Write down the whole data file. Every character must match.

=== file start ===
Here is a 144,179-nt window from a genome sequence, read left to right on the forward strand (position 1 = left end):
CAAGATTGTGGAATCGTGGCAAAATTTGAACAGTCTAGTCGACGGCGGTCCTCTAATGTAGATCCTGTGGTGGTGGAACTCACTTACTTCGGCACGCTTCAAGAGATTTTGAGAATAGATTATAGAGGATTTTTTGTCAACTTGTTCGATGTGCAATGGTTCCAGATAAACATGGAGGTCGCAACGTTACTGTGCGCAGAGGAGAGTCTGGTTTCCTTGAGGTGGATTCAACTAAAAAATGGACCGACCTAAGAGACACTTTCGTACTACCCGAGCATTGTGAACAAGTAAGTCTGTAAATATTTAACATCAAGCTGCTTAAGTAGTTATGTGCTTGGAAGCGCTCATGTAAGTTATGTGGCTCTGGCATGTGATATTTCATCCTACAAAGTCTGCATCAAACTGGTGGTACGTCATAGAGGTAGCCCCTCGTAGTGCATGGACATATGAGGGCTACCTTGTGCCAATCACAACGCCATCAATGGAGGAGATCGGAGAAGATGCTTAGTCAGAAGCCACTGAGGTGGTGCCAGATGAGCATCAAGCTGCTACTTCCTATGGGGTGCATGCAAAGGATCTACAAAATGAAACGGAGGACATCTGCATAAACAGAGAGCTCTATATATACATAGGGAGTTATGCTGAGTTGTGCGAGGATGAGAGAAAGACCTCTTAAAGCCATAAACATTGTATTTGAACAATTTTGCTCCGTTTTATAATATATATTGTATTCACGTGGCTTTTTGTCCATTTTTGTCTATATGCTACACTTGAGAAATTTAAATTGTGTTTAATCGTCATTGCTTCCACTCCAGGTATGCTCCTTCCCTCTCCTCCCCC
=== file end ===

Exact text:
Here is a 144,179-nt window from a genome sequence, read left to right on the forward strand (position 1 = left end):
CAAGATTGTGGAATCGTGGCAAAATTTGAACAGTCTAGTCGACGGCGGTCCTCTAATGTAGATCCTGTGGTGGTGGAACTCACTTACTTCGGCACGCTTCAAGAGATTTTGAGAATAGATTATAGAGGATTTTTTGTCAACTTGTTCGATGTGCAATGGTTCCAGATAAACATGGAGGTCGCAACGTTACTGTGCGCAGAGGAGAGTCTGGTTTCCTTGAGGTGGATTCAACTAAAAAATGGACCGACCTAAGAGACACTTTCGTACTACCCGAGCATTGTGAACAAGTAAGTCTGTAAATATTTAACATCAAGCTGCTTAAGTAGTTATGTGCTTGGAAGCGCTCATGTAAGTTATGTGGCTCTGGCATGTGATATTTCATCCTACAAAGTCTGCATCAAACTGGTGGTACGTCATAGAGGTAGCCCCTCGTAGTGCATGGACATATGAGGGCTACCTTGTGCCAATCACAACGCCATCAATGGAGGAGATCGGAGAAGATGCTTAGTCAGAAGCCACTGAGGTGGTGCCAGATGAGCATCAAGCTGCTACTTCCTATGGGGTGCATGCAAAGGATCTACAAAATGAAACGGAGGACATCTGCATAAACAGAGAGCTCTATATATACATAGGGAGTTATGCTGAGTTGTGCGAGGATGAGAGAAAGACCTCTTAAAGCCATAAACATTGTATTTGAACAATTTTGCTCCGTTTTATAATATATATTGTATTCACGTGGCTTTTTGTCCATTTTTGTCTATATGCTACACTTGAGAAATTTAAATTGTGTTTAATCGTCATTGCTTCCACTCCAGGTATGCTCCTTCCCTCTCCTCCCCC